Rebukes thy lingering oeld delay.

We will not blame thy bashful fears,
Reluctant step, anil gushing tears,
That chide the swift approach of night,
To give thy bridegroom till his right.
Yet come, sweet bridei the waning day
Rebukes thy lingering cold delay.

Then come, sweet bride! and bless thy

spouse, And sanction love by nuptial vows. At length our friendly numbers hear: The torches high their brilliance rear, And richly shake their glowing pride, Their golden hair—-then conic, sweet

biide '.

This translation is certainly superior to the rest of the volumes, some parts of which bear all the marks of schoolexercises about them. The version,of Acme and Septimius is tolerably good.


Septimius s'lid, aud fondly preU,
The doating Acme to his bre;ist—
"My Acme, if I prize not thee
With love as warm as love can lie,
With passion spuruing any fears
Of growing faint iu length of years,
Alone may I defenceless stand
To meet, on Lybia's desert sand,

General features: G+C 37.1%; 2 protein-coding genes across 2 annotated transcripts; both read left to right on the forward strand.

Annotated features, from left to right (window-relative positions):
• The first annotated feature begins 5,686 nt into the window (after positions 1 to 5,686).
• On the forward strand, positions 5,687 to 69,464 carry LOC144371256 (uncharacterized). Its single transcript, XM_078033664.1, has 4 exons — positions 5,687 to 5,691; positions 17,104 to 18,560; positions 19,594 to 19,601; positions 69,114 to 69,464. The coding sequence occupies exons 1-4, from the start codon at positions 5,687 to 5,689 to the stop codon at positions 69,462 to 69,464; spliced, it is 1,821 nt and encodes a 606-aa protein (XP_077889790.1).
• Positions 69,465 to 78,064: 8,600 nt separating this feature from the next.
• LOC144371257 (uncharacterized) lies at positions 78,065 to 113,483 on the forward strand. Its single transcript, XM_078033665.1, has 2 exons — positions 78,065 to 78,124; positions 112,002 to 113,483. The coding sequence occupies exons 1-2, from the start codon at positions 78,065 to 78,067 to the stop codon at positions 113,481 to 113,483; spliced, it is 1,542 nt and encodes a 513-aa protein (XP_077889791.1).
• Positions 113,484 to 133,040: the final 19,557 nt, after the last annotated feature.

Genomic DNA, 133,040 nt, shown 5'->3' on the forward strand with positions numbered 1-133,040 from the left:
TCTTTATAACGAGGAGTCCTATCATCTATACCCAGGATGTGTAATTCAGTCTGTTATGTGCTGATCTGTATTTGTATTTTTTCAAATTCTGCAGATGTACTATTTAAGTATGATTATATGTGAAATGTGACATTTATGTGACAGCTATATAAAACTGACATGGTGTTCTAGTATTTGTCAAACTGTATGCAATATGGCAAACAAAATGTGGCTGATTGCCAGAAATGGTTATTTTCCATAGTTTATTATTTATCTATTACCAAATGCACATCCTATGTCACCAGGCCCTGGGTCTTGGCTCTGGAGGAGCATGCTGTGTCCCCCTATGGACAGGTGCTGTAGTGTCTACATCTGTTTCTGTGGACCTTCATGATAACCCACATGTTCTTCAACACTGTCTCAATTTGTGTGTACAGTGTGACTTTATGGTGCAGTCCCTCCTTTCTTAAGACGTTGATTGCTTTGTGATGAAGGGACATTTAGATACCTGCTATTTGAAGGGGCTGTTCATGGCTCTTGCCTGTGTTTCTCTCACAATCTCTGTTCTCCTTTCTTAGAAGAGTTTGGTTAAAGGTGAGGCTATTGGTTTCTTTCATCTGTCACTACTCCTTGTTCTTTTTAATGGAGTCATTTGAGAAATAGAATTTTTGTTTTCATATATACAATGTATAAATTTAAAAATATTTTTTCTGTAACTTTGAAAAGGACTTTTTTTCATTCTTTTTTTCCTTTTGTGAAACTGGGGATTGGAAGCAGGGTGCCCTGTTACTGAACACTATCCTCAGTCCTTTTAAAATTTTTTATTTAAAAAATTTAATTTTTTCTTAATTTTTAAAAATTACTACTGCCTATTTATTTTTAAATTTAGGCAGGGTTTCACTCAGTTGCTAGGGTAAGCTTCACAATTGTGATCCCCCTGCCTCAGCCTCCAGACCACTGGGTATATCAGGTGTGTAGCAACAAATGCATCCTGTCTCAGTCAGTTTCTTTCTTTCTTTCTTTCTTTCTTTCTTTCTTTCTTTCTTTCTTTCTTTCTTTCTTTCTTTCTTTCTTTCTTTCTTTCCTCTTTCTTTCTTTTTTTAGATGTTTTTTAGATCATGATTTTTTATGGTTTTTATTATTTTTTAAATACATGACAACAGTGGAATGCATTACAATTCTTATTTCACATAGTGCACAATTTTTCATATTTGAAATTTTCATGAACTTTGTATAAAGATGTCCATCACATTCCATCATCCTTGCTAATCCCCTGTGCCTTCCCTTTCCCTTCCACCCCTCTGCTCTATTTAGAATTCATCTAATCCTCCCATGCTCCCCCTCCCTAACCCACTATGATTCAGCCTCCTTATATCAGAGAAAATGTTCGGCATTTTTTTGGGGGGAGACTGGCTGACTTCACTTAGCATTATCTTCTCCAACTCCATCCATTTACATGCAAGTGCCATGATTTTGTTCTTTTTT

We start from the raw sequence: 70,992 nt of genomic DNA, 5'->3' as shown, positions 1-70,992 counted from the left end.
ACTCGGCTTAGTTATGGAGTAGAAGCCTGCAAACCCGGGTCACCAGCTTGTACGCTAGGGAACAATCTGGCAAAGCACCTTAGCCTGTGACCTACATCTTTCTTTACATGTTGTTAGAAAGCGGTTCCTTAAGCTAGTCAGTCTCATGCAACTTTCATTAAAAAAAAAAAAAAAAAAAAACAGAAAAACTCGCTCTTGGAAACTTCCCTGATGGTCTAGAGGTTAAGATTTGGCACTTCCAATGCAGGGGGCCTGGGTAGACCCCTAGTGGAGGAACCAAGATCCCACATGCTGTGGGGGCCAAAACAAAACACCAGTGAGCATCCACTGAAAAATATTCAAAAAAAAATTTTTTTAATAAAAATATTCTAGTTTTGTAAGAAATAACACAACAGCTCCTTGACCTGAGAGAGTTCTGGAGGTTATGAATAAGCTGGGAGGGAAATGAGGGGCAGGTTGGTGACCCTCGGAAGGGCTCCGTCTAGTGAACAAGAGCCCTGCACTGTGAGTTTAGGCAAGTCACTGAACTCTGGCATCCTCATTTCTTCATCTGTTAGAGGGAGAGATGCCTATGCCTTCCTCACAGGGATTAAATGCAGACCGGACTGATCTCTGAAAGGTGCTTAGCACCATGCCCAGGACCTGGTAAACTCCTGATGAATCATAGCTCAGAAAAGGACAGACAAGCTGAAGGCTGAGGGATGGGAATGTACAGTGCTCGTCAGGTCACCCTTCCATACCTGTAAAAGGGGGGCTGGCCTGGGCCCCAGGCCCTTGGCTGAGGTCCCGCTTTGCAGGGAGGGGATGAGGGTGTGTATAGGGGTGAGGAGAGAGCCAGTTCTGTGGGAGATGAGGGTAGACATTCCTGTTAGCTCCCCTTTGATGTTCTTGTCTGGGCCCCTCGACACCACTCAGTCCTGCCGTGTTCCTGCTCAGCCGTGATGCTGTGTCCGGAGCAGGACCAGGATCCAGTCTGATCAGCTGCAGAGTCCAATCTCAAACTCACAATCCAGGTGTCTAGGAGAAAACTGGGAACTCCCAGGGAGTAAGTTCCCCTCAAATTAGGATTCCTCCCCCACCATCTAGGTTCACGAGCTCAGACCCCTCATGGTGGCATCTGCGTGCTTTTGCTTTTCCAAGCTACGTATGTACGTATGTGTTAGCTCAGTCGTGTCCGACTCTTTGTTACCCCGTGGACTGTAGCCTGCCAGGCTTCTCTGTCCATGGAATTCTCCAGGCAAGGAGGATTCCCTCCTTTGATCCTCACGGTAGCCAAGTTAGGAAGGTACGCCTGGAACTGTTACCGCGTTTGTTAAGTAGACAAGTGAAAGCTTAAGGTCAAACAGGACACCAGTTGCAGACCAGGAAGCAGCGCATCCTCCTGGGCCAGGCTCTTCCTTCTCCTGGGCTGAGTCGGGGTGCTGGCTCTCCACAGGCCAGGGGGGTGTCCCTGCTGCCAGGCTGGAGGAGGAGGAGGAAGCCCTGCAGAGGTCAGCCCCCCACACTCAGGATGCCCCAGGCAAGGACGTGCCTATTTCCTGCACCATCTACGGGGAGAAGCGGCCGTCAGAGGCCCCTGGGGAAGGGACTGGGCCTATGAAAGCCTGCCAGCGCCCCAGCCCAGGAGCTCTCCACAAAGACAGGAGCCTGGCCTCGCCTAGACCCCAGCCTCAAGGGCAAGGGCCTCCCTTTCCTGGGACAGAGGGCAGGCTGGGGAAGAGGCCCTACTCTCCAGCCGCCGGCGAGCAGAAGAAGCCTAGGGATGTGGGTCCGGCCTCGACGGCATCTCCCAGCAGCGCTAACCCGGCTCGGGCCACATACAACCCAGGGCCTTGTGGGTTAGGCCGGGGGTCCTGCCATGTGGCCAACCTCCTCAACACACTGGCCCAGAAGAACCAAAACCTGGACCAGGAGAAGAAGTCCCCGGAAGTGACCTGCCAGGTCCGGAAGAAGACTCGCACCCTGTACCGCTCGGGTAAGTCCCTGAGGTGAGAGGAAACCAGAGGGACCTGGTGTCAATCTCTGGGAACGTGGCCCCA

Or under India's torrid s-ky,
The tawny Lion's glaring eye!"

Love, before who utter'd still
On the left-hand omens ill,
As he«eas'd his faith to plight,
Laugh'd propitious on the right. ,

Then Acme gently bent her head, '■'
Kiss'd with those lips of cherry red
The eyes of the delighted boy
That swam with glistening floods of joy;'
And whisper'd as she closely prest—
"Septimius, soul of Acme's breast,
Let all our lives and feelings own
One lord, one sovereign, Love alone!
I yield to Love, and yield to thee,
For thou and Love art one to me.
Though fond thy ferveut heart may beat,
My feelings glow with greater heat,
Aud madder flames my bosom melt,
Than all that thou hast ever felt," • ",

Love, before who uttered still
On the left hand omens ill,
As she ceas'd her laith to plight
Laugh'd propitious on the riji.l,

Since favouring omens thus approved, They mutual love, and are beloved; Septimius prizes Acme more Than Syria's realm and Britain's shore; And from Septimius only flows The bliss that faithful Acme knows.

Then search the world, and search in vain, For fonder maid, or happier swainAsk men below, and gods above, Ask Venus kind, and potent Love, If e'er they with propitious care Heap'd equal bliss on any pair.